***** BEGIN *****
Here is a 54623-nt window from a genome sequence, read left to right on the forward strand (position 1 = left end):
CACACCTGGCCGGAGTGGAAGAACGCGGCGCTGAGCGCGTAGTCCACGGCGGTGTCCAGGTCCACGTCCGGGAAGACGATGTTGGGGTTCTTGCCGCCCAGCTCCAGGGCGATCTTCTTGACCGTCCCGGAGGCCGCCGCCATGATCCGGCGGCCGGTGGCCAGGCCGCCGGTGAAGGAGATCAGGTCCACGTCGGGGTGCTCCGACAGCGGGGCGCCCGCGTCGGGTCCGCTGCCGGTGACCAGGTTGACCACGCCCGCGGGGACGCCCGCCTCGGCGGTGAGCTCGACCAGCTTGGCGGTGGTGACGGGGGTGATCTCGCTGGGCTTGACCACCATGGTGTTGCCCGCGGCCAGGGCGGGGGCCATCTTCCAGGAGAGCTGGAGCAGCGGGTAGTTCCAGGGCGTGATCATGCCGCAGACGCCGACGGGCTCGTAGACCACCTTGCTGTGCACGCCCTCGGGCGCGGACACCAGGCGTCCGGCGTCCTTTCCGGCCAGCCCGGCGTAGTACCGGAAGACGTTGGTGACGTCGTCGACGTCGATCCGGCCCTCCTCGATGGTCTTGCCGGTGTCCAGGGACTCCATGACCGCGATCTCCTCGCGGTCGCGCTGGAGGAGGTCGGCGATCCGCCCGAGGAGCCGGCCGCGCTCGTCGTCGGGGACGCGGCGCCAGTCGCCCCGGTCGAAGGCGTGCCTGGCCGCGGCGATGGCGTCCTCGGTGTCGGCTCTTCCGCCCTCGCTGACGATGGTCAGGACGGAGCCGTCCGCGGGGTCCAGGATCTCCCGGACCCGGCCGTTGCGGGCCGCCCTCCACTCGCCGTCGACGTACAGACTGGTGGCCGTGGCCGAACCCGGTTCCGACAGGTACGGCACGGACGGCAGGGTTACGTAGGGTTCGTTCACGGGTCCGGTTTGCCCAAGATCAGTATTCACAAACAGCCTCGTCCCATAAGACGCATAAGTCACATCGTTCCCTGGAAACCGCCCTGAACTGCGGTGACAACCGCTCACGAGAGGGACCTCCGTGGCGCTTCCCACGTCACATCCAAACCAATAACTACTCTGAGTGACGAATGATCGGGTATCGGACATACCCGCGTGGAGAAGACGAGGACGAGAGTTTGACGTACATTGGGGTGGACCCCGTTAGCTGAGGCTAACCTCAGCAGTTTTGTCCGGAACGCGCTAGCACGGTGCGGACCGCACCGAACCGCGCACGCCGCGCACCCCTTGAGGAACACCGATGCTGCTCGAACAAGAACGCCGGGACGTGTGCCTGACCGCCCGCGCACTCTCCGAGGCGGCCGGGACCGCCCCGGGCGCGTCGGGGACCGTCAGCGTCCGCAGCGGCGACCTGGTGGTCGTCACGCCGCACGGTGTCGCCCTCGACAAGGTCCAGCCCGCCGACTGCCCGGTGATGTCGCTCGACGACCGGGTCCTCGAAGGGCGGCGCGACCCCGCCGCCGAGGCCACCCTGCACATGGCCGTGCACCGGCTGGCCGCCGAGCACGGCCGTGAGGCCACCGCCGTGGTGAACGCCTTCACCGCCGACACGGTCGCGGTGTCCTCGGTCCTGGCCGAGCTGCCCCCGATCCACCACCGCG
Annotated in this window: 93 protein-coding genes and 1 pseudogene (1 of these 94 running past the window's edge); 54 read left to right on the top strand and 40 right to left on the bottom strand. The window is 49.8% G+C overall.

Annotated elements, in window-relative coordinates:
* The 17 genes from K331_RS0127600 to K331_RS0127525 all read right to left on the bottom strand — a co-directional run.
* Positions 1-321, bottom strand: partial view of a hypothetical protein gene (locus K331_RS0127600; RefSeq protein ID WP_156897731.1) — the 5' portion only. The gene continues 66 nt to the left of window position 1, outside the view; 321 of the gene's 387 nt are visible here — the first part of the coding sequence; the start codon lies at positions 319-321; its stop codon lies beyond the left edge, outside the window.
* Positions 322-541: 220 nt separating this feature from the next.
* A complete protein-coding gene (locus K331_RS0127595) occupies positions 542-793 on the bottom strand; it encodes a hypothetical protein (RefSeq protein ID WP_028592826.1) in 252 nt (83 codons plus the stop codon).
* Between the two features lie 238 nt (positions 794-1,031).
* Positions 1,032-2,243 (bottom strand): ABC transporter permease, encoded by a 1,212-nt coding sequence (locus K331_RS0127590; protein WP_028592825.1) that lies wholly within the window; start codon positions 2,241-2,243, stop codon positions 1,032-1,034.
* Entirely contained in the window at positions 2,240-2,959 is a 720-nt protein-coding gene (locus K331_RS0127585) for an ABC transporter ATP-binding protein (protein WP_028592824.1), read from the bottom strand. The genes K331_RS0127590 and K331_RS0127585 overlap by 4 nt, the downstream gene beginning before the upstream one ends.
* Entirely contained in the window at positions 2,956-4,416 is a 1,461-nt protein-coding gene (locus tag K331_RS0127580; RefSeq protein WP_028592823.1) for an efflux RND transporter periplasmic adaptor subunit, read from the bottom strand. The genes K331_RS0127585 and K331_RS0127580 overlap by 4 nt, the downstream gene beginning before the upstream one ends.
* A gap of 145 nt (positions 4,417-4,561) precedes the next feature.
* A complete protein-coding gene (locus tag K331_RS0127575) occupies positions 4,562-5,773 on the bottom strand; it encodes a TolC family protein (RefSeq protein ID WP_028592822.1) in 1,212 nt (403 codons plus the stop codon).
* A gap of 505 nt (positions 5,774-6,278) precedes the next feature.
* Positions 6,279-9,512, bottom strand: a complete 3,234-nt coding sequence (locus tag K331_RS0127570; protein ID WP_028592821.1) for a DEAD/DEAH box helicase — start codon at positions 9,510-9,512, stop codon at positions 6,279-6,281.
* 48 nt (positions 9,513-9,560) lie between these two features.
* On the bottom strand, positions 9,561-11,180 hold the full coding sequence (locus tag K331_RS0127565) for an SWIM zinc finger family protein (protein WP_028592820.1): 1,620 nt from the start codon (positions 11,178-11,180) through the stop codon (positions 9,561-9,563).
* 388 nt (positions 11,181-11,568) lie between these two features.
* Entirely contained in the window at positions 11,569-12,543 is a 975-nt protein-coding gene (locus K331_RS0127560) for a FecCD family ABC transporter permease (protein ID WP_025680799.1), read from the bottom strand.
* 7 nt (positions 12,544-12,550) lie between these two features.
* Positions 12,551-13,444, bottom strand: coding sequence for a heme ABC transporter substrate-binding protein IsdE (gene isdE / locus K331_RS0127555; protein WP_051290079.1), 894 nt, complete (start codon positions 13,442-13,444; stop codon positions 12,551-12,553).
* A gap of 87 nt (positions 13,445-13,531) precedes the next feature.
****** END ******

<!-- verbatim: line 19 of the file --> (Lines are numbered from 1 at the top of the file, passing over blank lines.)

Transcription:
* 388 nt (positions 11,181-11,568) lie between these two features.